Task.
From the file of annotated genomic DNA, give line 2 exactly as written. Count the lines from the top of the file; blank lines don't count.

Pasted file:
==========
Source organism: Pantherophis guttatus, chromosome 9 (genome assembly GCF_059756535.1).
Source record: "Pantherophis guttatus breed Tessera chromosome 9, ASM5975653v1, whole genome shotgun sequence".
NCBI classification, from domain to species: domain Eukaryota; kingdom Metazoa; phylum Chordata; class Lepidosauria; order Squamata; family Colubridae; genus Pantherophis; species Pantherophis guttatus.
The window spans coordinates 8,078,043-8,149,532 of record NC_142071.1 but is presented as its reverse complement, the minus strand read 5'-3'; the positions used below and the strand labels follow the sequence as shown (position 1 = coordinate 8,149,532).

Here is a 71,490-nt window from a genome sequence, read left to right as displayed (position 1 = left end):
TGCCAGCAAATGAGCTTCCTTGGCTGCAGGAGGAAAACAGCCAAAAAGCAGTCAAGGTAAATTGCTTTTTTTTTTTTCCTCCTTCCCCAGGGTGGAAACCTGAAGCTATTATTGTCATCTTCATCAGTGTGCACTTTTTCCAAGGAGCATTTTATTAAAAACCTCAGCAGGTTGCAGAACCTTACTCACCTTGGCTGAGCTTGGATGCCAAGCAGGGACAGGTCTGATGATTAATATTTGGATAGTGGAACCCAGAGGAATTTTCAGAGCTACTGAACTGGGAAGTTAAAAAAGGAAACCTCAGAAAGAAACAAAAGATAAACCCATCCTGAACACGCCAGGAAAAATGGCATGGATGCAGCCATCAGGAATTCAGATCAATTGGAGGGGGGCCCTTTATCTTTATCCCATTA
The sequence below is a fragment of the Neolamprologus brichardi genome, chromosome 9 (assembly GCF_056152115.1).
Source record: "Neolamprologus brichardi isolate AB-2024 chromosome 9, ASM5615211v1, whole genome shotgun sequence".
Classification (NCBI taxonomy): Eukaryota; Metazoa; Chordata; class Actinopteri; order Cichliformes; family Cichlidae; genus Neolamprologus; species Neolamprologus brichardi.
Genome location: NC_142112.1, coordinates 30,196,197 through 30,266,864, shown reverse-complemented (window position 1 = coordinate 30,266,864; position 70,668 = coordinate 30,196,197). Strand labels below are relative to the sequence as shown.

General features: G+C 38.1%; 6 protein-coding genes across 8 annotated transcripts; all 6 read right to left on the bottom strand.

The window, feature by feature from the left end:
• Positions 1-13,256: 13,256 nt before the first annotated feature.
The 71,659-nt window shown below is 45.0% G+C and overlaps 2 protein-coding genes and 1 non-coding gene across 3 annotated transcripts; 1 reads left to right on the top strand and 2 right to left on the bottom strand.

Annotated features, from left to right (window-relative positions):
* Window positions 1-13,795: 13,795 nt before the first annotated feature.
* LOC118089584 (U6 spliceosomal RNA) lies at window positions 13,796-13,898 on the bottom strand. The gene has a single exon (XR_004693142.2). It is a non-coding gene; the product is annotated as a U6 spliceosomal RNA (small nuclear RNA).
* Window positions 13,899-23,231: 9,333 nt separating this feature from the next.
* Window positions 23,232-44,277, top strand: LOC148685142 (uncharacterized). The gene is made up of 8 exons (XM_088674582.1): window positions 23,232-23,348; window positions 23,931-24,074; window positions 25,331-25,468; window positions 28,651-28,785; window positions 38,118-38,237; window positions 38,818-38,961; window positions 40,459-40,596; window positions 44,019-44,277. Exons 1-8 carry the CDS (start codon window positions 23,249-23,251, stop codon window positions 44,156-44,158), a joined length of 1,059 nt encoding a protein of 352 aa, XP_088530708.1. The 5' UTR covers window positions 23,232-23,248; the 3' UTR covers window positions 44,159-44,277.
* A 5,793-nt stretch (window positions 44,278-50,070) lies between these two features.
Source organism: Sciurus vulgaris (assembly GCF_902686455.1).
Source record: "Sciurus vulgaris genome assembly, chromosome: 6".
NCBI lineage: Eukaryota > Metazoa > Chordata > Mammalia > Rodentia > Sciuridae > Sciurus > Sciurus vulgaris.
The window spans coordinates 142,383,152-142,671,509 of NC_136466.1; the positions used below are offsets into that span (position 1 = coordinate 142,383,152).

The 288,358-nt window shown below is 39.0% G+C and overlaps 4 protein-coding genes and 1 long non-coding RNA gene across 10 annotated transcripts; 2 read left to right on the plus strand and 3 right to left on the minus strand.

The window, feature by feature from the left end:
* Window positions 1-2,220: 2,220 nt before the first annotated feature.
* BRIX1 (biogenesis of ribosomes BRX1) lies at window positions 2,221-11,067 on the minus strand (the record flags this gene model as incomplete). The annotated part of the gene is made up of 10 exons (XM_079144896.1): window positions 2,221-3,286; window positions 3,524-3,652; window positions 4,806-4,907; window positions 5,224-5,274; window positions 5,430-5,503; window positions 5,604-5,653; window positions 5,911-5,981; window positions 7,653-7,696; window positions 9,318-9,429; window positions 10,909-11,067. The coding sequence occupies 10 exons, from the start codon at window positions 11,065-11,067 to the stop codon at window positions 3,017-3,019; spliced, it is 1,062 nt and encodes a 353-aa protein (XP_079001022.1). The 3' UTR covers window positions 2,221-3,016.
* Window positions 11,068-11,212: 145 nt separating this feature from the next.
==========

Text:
Source record: "Pantherophis guttatus breed Tessera chromosome 9, ASM5975653v1, whole genome shotgun sequence".